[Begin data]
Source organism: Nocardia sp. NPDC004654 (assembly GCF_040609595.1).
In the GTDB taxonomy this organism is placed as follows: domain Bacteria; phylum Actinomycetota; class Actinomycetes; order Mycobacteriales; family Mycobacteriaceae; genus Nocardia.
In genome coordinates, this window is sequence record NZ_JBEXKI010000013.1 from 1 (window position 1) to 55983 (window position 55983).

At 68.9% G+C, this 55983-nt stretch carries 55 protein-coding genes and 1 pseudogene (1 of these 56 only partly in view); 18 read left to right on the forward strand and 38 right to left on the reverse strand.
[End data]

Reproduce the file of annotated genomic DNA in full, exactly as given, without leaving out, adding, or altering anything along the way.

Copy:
Source organism: Nocardia sp. NPDC004654 (assembly GCF_040609595.1).
In the GTDB taxonomy this organism is placed as follows: domain Bacteria; phylum Actinomycetota; class Actinomycetes; order Mycobacteriales; family Mycobacteriaceae; genus Nocardia.
In genome coordinates, this window is sequence record NZ_JBEXKI010000013.1 from 1 (window position 1) to 55983 (window position 55983).

At 68.9% G+C, this 55983-nt stretch carries 55 protein-coding genes and 1 pseudogene (1 of these 56 only partly in view); 18 read left to right on the forward strand and 38 right to left on the reverse strand.